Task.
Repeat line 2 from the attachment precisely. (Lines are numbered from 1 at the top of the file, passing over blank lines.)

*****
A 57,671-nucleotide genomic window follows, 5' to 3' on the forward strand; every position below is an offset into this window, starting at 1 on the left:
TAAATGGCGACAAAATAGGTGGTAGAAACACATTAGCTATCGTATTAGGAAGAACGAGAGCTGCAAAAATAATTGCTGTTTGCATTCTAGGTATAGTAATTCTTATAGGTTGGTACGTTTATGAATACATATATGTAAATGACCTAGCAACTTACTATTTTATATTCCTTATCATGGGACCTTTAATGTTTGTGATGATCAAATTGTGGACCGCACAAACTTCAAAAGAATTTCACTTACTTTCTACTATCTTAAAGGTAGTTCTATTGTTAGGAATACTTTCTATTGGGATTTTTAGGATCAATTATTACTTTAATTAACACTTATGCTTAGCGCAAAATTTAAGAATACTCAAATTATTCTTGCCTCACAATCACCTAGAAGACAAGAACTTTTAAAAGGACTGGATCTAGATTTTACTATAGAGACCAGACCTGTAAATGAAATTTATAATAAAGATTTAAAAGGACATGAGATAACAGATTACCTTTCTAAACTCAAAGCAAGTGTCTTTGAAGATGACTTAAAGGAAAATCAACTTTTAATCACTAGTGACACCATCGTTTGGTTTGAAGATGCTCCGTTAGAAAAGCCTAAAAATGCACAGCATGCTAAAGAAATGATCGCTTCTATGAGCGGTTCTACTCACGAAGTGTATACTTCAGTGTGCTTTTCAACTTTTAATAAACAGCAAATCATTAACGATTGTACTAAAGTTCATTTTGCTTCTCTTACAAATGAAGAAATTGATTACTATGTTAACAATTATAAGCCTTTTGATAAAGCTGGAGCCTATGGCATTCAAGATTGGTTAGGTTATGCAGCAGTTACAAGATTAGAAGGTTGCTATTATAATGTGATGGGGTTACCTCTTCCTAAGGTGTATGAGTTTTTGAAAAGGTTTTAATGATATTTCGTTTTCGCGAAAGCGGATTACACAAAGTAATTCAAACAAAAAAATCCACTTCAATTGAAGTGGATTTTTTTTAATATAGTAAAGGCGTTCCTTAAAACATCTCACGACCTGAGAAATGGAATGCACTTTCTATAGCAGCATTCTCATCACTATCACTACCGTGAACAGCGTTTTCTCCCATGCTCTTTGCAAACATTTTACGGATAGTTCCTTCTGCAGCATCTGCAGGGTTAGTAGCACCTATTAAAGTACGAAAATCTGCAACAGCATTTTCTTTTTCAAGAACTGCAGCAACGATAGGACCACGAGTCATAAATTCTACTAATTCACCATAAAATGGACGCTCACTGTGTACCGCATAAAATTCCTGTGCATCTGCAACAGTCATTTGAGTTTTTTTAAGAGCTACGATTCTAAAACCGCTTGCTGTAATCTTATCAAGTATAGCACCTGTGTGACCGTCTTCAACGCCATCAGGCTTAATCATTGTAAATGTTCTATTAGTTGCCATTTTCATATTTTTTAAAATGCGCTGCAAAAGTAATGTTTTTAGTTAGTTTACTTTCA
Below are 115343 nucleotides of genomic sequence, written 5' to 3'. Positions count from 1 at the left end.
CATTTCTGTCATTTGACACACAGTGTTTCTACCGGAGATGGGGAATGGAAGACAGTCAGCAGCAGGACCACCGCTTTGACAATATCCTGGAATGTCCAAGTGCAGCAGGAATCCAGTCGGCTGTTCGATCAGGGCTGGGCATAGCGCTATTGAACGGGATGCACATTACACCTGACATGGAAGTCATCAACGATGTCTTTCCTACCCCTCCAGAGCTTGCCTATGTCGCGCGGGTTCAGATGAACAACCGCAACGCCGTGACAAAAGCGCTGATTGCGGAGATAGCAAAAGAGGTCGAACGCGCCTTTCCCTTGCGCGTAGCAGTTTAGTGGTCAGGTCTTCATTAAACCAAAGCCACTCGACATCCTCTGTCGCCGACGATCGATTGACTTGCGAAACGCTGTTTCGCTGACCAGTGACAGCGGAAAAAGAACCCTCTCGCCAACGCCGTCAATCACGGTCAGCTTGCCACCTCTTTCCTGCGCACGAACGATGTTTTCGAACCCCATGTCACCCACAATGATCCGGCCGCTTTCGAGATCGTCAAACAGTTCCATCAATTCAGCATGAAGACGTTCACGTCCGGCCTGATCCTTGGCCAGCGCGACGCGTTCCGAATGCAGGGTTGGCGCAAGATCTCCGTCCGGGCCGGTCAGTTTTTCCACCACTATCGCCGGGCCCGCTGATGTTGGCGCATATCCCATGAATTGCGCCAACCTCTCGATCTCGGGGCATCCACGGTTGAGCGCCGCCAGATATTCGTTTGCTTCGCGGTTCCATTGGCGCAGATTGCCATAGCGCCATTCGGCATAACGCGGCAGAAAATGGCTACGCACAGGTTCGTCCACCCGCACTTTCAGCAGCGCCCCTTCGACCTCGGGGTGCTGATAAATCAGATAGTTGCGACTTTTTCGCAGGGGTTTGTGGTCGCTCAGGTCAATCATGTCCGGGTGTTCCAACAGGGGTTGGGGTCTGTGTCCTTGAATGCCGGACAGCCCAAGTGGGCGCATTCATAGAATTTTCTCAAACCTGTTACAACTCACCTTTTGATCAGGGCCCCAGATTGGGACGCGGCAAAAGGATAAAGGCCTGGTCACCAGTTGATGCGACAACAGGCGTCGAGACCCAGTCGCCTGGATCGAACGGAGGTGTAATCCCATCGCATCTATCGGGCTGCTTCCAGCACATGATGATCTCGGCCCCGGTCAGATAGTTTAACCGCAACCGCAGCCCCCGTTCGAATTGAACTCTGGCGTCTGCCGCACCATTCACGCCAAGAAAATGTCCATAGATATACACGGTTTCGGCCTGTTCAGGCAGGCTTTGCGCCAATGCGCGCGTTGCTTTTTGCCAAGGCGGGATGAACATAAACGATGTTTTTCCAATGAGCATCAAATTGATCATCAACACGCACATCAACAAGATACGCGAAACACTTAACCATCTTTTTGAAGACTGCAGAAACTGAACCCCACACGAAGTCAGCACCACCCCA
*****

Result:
TAAATGGCGACAAAATAGGTGGTAGAAACACATTAGCTATCGTATTAGGAAGAACGAGAGCTGCAAAAATAATTGCTGTTTGCATTCTAGGTATAGTAATTCTTATAGGTTGGTACGTTTATGAATACATATATGTAAATGACCTAGCAACTTACTATTTTATATTCCTTATCATGGGACCTTTAATGTTTGTGATGATCAAATTGTGGACCGCACAAACTTCAAAAGAATTTCACTTACTTTCTACTATCTTAAAGGTAGTTCTATTGTTAGGAATACTTTCTATTGGGATTTTTAGGATCAATTATTACTTTAATTAACACTTATGCTTAGCGCAAAATTTAAGAATACTCAAATTATTCTTGCCTCACAATCACCTAGAAGACAAGAACTTTTAAAAGGACTGGATCTAGATTTTACTATAGAGACCAGACCTGTAAATGAAATTTATAATAAAGATTTAAAAGGACATGAGATAACAGATTACCTTTCTAAACTCAAAGCAAGTGTCTTTGAAGATGACTTAAAGGAAAATCAACTTTTAATCACTAGTGACACCATCGTTTGGTTTGAAGATGCTCCGTTAGAAAAGCCTAAAAATGCACAGCATGCTAAAGAAATGATCGCTTCTATGAGCGGTTCTACTCACGAAGTGTATACTTCAGTGTGCTTTTCAACTTTTAATAAACAGCAAATCATTAACGATTGTACTAAAGTTCATTTTGCTTCTCTTACAAATGAAGAAATTGATTACTATGTTAACAATTATAAGCCTTTTGATAAAGCTGGAGCCTATGGCATTCAAGATTGGTTAGGTTATGCAGCAGTTACAAGATTAGAAGGTTGCTATTATAATGTGATGGGGTTACCTCTTCCTAAGGTGTATGAGTTTTTGAAAAGGTTTTAATGATATTTCGTTTTCGCGAAAGCGGATTACACAAAGTAATTCAAACAAAAAAATCCACTTCAATTGAAGTGGATTTTTTTTAATATAGTAAAGGCGTTCCTTAAAACATCTCACGACCTGAGAAATGGAATGCACTTTCTATAGCAGCATTCTCATCACTATCACTACCGTGAACAGCGTTTTCTCCCATGCTCTTTGCAAACATTTTACGGATAGTTCCTTCTGCAGCATCTGCAGGGTTAGTAGCACCTATTAAAGTACGAAAATCTGCAACAGCATTTTCTTTTTCAAGAACTGCAGCAACGATAGGACCACGAGTCATAAATTCTACTAATTCACCATAAAATGGACGCTCACTGTGTACCGCATAAAATTCCTGTGCATCTGCAACAGTCATTTGAGTTTTTTTAAGAGCTACGATTCTAAAACCGCTTGCTGTAATCTTATCAAGTATAGCACCTGTGTGACCGTCTTCAACGCCATCAGGCTTAATCATTGTAAATGTTCTATTAGTTGCCATTTTCATATTTTTTAAAATGCGCTGCAAAAGTAATGTTTTTAGTTAGTTTACTTTCA